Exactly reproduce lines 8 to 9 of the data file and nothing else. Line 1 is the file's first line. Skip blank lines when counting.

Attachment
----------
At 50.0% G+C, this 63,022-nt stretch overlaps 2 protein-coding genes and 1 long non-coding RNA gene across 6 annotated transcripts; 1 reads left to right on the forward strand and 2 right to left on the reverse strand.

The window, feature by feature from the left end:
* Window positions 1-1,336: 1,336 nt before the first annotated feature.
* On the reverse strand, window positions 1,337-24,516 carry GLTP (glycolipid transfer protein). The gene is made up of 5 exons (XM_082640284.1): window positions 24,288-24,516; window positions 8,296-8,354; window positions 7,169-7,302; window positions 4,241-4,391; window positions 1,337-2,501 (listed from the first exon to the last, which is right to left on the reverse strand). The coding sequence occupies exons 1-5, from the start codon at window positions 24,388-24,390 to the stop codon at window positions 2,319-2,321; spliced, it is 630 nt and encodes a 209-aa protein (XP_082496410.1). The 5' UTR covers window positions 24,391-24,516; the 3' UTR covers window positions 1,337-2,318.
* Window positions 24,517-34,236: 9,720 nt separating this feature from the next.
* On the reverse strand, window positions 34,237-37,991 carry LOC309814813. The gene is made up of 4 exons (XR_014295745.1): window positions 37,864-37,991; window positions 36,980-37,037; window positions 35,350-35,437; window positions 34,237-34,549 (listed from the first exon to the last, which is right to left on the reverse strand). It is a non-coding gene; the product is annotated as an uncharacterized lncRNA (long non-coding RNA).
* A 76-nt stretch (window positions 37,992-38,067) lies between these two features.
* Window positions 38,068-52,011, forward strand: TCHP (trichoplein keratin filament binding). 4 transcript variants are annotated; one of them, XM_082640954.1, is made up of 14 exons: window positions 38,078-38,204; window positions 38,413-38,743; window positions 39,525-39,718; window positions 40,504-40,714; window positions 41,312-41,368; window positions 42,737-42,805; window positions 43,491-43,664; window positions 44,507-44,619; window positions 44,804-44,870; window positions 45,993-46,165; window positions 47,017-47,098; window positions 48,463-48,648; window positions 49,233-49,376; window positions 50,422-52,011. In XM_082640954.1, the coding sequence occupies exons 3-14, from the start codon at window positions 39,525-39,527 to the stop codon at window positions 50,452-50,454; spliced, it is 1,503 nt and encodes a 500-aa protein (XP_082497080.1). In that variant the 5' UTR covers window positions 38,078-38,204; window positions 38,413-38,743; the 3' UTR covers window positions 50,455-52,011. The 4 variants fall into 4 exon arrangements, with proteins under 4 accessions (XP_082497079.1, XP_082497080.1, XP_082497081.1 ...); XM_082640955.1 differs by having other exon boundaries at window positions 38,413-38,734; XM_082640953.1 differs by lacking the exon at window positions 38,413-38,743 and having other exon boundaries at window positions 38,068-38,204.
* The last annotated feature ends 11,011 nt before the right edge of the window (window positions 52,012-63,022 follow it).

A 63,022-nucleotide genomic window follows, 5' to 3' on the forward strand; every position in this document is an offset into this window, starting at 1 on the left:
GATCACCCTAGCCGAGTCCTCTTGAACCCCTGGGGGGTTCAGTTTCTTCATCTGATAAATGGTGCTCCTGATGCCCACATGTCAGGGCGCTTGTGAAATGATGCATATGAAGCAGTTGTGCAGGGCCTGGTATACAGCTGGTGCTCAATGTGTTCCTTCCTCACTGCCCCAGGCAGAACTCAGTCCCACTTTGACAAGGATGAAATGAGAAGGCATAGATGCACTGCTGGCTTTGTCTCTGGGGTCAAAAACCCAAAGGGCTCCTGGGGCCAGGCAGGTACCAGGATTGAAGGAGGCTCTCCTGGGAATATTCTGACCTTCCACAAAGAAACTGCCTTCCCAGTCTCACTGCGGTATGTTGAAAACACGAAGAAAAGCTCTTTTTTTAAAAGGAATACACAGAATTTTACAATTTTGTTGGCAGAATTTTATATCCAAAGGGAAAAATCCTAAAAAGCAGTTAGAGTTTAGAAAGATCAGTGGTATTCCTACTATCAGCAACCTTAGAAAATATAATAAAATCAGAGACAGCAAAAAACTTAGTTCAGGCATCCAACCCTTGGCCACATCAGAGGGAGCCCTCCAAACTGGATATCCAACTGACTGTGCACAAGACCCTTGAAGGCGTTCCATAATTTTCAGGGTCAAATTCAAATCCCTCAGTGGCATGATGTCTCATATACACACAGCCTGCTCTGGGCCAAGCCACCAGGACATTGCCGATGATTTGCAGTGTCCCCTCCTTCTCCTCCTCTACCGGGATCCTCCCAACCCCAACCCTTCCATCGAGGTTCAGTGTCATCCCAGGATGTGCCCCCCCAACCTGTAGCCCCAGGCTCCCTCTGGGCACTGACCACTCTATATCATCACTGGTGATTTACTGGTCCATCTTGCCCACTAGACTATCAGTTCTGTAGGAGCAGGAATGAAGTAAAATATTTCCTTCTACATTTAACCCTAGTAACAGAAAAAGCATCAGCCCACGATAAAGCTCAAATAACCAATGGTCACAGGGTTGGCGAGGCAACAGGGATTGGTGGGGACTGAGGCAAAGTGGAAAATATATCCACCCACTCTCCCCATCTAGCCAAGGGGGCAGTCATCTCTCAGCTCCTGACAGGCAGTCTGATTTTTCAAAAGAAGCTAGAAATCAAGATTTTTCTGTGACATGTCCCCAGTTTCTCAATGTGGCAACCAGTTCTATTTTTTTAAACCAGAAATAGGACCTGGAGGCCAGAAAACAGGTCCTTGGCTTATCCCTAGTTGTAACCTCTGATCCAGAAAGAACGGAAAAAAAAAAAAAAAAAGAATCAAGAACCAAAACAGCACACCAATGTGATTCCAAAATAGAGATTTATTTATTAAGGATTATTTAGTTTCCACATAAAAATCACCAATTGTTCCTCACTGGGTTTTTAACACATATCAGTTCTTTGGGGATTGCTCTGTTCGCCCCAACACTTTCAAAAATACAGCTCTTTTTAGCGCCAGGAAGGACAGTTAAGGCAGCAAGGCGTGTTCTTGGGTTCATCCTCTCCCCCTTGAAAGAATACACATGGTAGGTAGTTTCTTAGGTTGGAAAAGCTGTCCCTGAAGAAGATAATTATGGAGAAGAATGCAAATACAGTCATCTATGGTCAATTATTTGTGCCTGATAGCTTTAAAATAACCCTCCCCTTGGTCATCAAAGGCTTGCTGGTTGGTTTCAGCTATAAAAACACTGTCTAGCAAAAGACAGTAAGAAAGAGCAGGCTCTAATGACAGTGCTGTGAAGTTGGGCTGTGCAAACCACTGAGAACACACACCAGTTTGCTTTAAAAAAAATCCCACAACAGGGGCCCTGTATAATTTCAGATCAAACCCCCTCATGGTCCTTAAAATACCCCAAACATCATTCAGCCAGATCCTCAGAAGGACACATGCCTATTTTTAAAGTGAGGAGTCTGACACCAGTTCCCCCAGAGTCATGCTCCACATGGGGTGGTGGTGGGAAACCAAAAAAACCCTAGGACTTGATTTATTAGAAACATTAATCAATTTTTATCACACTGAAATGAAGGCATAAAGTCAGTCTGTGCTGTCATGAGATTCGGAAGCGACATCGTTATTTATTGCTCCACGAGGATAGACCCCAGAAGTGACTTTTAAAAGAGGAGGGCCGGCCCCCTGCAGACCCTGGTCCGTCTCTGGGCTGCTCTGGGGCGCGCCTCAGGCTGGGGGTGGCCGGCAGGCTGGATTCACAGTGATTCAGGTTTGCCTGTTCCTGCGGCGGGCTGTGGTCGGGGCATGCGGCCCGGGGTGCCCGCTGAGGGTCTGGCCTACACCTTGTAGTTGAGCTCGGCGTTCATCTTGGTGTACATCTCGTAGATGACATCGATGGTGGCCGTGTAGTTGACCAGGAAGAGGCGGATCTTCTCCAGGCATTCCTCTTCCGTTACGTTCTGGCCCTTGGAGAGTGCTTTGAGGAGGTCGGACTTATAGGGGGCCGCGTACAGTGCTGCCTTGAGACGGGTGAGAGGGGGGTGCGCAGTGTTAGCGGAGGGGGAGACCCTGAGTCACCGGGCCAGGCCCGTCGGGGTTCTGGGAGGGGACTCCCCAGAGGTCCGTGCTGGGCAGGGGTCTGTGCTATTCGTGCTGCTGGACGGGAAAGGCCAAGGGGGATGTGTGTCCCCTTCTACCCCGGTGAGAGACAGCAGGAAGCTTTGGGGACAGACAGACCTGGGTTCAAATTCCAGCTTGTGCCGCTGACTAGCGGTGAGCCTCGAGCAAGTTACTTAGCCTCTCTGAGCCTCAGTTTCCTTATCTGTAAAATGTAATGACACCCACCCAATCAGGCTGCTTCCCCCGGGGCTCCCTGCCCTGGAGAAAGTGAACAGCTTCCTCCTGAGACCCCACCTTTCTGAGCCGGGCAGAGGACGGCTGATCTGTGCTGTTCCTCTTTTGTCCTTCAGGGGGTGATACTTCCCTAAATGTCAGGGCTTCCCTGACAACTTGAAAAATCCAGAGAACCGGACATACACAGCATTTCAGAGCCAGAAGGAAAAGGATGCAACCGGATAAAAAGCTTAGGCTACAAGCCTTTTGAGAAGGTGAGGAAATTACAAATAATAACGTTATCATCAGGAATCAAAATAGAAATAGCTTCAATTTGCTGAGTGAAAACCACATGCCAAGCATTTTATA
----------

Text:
* Window positions 38,068-52,011, forward strand: TCHP (trichoplein keratin filament binding). 4 transcript variants are annotated; one of them, XM_082640954.1, is made up of 14 exons: window positions 38,078-38,204; window positions 38,413-38,743; window positions 39,525-39,718; window positions 40,504-40,714; window positions 41,312-41,368; window positions 42,737-42,805; window positions 43,491-43,664; window positions 44,507-44,619; window positions 44,804-44,870; window positions 45,993-46,165; window positions 47,017-47,098; window positions 48,463-48,648; window positions 49,233-49,376; window positions 50,422-52,011. In XM_082640954.1, the coding sequence occupies exons 3-14, from the start codon at window positions 39,525-39,527 to the stop codon at window positions 50,452-50,454; spliced, it is 1,503 nt and encodes a 500-aa protein (XP_082497080.1). In that variant the 5' UTR covers window positions 38,078-38,204; window positions 38,413-38,743; the 3' UTR covers window positions 50,455-52,011. The 4 variants fall into 4 exon arrangements, with proteins under 4 accessions (XP_082497079.1, XP_082497080.1, XP_082497081.1 ...); XM_082640955.1 differs by having other exon boundaries at window positions 38,413-38,734; XM_082640953.1 differs by lacking the exon at window positions 38,413-38,743 and having other exon boundaries at window positions 38,068-38,204.
* The last annotated feature ends 11,011 nt before the right edge of the window (window positions 52,012-63,022 follow it).